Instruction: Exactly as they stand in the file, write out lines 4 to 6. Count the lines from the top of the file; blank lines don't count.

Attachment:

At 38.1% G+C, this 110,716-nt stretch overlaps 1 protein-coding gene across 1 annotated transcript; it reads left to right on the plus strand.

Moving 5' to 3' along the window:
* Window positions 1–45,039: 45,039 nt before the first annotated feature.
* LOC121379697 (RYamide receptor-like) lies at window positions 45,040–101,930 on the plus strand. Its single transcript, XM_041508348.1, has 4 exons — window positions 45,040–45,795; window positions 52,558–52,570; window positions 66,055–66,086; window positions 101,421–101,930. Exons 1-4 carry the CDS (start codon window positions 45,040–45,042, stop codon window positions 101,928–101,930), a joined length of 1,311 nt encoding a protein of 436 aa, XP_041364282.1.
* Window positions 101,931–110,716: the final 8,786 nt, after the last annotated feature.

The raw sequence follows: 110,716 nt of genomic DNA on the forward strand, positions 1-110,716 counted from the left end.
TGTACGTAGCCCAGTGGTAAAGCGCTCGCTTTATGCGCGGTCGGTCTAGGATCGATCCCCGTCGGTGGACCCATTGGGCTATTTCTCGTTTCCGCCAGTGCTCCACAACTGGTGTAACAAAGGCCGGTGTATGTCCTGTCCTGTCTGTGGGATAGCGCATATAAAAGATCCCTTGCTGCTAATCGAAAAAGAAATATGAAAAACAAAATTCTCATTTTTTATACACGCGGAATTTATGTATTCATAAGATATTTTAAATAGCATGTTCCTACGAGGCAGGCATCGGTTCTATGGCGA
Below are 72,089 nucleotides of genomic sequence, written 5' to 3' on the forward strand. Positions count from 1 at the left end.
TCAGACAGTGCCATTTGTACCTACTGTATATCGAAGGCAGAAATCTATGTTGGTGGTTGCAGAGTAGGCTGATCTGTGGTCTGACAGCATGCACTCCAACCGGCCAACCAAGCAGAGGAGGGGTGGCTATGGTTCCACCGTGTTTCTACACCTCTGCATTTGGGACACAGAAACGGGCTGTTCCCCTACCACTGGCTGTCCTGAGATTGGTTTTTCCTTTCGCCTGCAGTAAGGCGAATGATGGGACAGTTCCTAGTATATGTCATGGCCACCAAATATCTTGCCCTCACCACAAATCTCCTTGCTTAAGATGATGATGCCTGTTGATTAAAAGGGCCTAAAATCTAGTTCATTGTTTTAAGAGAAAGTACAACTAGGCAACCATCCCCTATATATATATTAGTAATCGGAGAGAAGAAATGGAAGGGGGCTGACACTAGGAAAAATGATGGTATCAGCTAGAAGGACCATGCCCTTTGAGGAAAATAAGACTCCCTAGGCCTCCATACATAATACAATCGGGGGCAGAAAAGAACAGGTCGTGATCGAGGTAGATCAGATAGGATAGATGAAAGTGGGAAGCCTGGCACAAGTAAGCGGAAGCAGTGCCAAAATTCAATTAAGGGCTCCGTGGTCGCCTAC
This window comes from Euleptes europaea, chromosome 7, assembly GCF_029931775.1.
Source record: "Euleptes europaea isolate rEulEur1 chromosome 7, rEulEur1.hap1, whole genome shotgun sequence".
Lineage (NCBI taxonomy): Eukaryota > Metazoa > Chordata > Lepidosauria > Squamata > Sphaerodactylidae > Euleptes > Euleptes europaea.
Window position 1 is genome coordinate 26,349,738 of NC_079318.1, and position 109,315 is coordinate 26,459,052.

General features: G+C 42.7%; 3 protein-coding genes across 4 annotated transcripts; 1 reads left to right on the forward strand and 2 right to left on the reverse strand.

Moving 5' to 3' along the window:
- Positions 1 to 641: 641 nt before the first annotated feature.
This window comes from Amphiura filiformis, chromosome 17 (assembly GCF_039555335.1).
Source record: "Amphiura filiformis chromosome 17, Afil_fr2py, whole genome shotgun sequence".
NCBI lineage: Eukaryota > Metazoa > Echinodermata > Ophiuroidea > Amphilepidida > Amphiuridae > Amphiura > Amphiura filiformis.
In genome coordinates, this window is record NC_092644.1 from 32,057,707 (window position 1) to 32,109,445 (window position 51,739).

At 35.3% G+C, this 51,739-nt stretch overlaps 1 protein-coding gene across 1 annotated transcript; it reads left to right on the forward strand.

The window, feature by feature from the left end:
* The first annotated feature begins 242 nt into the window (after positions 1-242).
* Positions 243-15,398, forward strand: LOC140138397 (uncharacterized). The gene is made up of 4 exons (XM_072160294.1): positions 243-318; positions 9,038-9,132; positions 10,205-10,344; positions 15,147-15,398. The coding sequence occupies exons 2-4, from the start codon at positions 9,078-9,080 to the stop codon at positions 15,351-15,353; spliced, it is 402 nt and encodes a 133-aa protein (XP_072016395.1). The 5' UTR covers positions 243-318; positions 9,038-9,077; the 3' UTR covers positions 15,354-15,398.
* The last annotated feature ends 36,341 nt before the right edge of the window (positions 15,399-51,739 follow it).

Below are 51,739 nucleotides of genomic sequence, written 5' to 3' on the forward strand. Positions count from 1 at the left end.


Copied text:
* LOC121379697 (RYamide receptor-like) lies at window positions 45,040–101,930 on the plus strand. Its single transcript, XM_041508348.1, has 4 exons — window positions 45,040–45,795; window positions 52,558–52,570; window positions 66,055–66,086; window positions 101,421–101,930. Exons 1-4 carry the CDS (start codon window positions 45,040–45,042, stop codon window positions 101,928–101,930), a joined length of 1,311 nt encoding a protein of 436 aa, XP_041364282.1.
* Window positions 101,931–110,716: the final 8,786 nt, after the last annotated feature.

The raw sequence follows: 110,716 nt of genomic DNA on the forward strand, positions 1-110,716 counted from the left end.